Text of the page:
“How would I feel when, as an adult, I walked through that door?” This is the question that wouldn’t leave Kelsey Amara’s mind as she prepared to travel back to Guatemala, the country where she was born, on Cooperative for Education’s 2017 Heritage Tour.
“As an adoptee, going back to what might have been home to see the “what ifs” up close and personal filled me with nervous anticipation.”
Kelsey made her first return trip to Guatemala with her parents when she was 16 years old, travelling with Cooperative for Education (CoEd) on that occasion too. Both experiences were life-changing in their own way.
“I’m happy that my parents took me back at 16,” Kelsey says. “All teens go through the ‘who am I’ stage, and the trip really took the weight off of: ‘This is where I am from; this is not who I am.’”
At the same time, Kelsey would have encouraged her teenage self to have a more open mind about the experience. “At that moment, it was more about just going because that’s what you do in the summers. I look back at my teenage self thinking, ‘Yeah, this is interesting, whatever.’ I would encourage any teen to just have an open mind about it. You’re going to need different things from these experiences at different moments of your life. Get what you need out of it.”
When Kelsey returned to Guatemala for the second time as an adult, she came prepared with that open-minded attitude:
“I decided that I was going to get what I needed and not care what anyone else thought of me. What I walked away with was a sense of solidness in my life story and my life’s journey. There’s always been some turmoil around what could have been, and I’ve felt that turmoil subside. What I expected from other people, how I viewed myself—that has subsided. As an adoptee, you’re always kind of looking for something. On this last trip, I got to the point that I’m not searching anymore.
What I got out of this tour…words don’t do it justice, truly. The sense of inner peace, of accepting myself and owning my story—for the first time in my life, that has come easy.”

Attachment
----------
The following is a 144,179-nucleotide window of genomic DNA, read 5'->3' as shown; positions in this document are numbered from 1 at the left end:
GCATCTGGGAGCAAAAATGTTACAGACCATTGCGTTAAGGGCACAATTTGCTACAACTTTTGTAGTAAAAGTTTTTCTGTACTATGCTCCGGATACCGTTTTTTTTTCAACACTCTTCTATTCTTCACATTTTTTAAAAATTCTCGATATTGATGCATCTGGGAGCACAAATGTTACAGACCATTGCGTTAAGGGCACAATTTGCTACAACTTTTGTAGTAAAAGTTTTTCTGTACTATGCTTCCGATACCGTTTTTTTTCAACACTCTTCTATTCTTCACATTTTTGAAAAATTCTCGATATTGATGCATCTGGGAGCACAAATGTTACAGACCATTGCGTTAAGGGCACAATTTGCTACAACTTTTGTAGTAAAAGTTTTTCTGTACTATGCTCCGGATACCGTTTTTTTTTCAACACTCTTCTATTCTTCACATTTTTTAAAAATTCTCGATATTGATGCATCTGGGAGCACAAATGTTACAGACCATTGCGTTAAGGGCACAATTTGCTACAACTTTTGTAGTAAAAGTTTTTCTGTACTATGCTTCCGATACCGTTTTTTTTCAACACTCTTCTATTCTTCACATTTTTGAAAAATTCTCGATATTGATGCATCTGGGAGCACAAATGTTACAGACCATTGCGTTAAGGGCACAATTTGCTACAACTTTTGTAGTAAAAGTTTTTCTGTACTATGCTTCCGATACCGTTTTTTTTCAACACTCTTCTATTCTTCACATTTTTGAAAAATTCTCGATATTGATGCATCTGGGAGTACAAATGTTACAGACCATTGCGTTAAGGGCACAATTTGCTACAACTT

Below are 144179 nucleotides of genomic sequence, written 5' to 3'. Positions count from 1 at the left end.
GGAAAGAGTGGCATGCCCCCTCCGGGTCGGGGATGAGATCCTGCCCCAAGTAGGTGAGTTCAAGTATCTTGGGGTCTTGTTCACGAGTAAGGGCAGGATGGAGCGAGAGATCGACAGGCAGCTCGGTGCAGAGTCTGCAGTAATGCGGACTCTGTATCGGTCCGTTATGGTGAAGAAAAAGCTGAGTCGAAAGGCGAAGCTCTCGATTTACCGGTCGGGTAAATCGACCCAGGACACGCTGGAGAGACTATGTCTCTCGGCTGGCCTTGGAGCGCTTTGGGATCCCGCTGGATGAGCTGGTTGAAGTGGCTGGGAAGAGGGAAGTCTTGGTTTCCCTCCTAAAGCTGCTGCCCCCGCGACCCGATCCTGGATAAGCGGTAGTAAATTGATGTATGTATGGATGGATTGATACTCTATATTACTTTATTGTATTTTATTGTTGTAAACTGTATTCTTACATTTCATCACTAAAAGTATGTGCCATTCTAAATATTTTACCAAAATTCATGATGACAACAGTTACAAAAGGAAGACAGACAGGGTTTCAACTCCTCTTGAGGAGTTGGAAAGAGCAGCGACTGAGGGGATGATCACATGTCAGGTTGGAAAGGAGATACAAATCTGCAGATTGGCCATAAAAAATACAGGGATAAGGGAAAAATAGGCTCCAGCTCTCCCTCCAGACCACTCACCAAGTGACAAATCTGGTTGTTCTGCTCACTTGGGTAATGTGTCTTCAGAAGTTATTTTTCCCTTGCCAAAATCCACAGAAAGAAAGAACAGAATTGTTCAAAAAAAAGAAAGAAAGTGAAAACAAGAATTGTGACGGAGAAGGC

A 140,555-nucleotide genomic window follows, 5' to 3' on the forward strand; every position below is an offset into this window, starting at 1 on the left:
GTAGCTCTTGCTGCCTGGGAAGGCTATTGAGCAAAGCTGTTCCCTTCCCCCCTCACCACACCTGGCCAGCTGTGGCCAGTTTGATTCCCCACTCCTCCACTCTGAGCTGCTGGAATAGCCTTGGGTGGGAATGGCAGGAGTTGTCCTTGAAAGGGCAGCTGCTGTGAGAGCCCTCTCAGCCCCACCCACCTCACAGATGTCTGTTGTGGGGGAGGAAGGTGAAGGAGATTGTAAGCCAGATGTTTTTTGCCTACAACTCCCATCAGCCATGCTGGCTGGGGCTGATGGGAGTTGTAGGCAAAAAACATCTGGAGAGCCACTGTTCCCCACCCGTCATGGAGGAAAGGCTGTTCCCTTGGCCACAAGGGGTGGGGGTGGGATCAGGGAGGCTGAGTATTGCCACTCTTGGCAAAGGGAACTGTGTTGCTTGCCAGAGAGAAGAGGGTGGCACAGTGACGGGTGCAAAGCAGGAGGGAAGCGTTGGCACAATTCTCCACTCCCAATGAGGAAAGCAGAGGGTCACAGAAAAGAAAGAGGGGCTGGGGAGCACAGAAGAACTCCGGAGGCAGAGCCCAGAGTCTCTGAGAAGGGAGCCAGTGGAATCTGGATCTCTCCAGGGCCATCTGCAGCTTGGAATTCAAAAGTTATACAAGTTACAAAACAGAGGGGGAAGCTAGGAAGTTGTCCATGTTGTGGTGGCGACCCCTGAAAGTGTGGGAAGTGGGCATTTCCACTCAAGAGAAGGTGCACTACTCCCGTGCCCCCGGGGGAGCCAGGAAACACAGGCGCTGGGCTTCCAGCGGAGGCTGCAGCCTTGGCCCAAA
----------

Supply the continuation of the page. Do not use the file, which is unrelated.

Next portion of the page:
During the seven-day trip, Kelsey practiced her open-mindedness. She hand-made tortillas, hammered on the marimba with other adoptees, sought out the people she felt drawn to talk to, and occasionally allowed herself to just sit back and watch.
“There was no pressure,” Kelsey says. “There was no, ‘let’s talk about all of your feelings and emotions.’ But it was great that Tisha was there for anyone who did want to talk.” (Mental health therapist Tisha Way Gaynor of the International Adoption Center at Cincinnati Children’s Hospital served as a resource for adoptees and parents who wanted to process their experiences on the trip.)
So, Kelsey’s advice to anyone considering a trip to their birth country?
“GO. Absolutely go. Go and just see it and let the trip unfold however it’s going to unfold. Don’t try to control any of it. Let the control go. That was probably the hardest part for me because I didn’t necessarily know what I was going to feel all of the time, and I’m as type A as you can get. I had to let that go and just be in the moment and allow the tour and the experiences and the people to just hit where they were going to hit. If you can be open to that, you will get everything out of the trip that you ever wanted, and then some.”
And if that country is Guatemala, Kelsey highly recommend’s CoEd’s Heritage Tour. In an email to staff after the tour, she wrote:
“The staff of CoEd executed a flawless inaugural Heritage Tour. I would not have changed anything about the experience. As a Guatemalan adoptee, I felt that the compassion and care with which the tour was conducted was unparalleled. I was able to connect to the country, gain a solid understanding of what could have been, and honor within myself while feeling safe and secure. I was allowed the ability to get what I needed for my own journey with adoption and self-discovery in a way I had only hoped to do previously. I would strongly recommend this tour for any adoptees or families connected to this beautiful country through adoption.”